Your fix is interesting. The metal in electric solder is usually inert and is a fusible alloy made up of 2 or more metals (typically including tin and lead). Using it as you have done would generally leave an inert metal layer on the face of the valve seat that was treated, and the proof is in the pudding - i.e., it works and it lasts.

However, using such alloys in the plumbing might not be a particularly good idea from a health standpoint, as minute traces of the inert  substance (lead, tin etc.) could leach into the potable water supply from that faucet, contaminating the water with metals that are accumulative and toxic in humans and which - even at very low levels - can cause serious and irreparable long term and sometimes devastating damage to various organs (including brain, liver, kidneys) - especially children and the unborn. For this reason, in most Western countries there are very tight standards that have to be maintained by plumbing component manufacturers. For example, only certain maximum amounts of lead or molybdenum are allowed in tap and valve casting alloys, and some manufacturers pride themselves in achieving significantly lower levels in their castings than those maxima that are permitted by the standards.

Similarly, it's not a good idea to store/drink water from the heated hot water cylinder/supply, because it may contain traces of the heavy metals that the hot water cylinder has been lined with to prevent corrosion at high temperatures.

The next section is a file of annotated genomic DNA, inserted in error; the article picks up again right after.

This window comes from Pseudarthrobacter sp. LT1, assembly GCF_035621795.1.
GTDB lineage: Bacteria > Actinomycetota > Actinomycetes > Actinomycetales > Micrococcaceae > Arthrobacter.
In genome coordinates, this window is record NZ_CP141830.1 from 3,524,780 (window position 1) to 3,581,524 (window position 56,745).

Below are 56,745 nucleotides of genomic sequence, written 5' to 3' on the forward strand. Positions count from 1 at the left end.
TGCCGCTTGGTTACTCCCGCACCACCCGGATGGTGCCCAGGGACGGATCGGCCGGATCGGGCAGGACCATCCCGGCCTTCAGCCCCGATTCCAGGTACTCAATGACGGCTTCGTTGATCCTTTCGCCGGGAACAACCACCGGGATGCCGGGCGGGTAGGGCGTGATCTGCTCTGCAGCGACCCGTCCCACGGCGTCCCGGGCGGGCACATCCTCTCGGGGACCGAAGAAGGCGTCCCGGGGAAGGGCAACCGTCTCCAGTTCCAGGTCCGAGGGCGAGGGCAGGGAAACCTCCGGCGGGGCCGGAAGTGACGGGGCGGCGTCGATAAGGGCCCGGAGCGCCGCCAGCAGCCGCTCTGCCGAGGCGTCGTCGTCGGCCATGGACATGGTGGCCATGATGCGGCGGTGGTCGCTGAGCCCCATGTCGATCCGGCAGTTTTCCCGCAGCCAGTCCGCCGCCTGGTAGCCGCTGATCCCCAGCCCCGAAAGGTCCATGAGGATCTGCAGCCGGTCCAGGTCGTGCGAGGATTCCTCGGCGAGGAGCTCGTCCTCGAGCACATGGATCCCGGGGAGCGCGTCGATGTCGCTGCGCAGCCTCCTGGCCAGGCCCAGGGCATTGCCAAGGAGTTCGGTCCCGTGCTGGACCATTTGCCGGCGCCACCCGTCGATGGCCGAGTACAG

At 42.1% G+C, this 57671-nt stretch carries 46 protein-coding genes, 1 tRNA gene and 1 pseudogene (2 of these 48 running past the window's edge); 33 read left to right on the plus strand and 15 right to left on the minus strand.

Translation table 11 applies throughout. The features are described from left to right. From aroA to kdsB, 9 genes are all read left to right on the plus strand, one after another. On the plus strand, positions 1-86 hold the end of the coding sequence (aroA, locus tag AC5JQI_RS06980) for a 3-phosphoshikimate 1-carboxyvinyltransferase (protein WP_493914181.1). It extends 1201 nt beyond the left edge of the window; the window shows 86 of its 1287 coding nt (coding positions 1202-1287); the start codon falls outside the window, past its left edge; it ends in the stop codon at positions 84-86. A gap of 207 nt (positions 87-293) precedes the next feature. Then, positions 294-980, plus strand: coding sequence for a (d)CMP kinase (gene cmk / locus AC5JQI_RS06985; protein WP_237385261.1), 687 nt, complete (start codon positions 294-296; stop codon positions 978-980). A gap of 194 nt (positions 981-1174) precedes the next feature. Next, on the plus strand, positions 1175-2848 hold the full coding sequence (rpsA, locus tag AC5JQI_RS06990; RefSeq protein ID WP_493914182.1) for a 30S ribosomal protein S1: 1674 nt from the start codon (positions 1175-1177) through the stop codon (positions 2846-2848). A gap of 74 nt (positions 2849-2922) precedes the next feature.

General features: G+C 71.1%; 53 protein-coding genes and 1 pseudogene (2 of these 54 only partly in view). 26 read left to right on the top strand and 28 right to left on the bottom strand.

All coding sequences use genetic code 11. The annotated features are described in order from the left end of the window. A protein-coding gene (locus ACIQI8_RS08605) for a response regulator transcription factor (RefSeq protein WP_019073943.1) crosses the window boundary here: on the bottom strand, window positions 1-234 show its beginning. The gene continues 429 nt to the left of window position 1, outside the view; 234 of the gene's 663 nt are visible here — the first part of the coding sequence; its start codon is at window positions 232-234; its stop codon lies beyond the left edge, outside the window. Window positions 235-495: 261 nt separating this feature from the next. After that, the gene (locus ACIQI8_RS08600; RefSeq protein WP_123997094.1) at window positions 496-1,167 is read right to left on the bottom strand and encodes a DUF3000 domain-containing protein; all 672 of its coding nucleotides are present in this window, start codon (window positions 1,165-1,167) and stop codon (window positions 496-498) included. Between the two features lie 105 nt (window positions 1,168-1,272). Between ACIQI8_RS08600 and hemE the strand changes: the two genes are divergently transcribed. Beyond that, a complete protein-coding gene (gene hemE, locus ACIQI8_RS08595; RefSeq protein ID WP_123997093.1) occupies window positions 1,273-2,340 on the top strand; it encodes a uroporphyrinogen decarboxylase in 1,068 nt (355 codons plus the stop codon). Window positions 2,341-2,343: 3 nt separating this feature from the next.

One can safely assume that what you have done in your innovative approach will have probably compromised your potable water supply to an unknown dangerous extent, and it will remain such for as long as the treated valve is left in situ - so it will be passed on unbeknownst to and unsuspected by any future buyers/tenants of your house, and their children (if any).

So the moral here is undo the fix and don't mess with the composition of components in the potable supply - and the reasons are varied and well-documented (e.g., do a DuckGo search for "contamination of potable water supply", and "toxic metals used in plumbing hardware", "toxins in potable water", etc.). In the literature, you will be able to find descriptions of how quite large numbers of people have been poisoned/harmed and/or killed by similar well-meaning and accidental events affecting the potable supply. Over the years since probably the 1920s this has given rise to a whole raft of incrementally improving and increasingly more stringent international and local governments standards to eliminate dangers to people from the risk of toxicity in the potable water supply.

Sorry to "rain on your parade", but, as someone responsible for advising on the management of some old and some new apartment blocks, I am acutely aware of these issues as I have had to figure out how to get old/defective or non-standard water system installations fixed/upgraded so as to comply with national and local government health and safety bylaws and standards. If one or more units in an apartment building are reported to have "leaky homes syndrome" (poor/defective construction) or potable water supply contamination issues, then the resale value and potential rental values of all of the units in that block could fall (say) 50% or more overnight and stay there until the building has been fixed and officially certified as complying with prevailing standards. If the financial aspects weren't sufficient motivation to fix things, there is the additional  motivation of heavy fines for not fixing it within a reasonable period of time.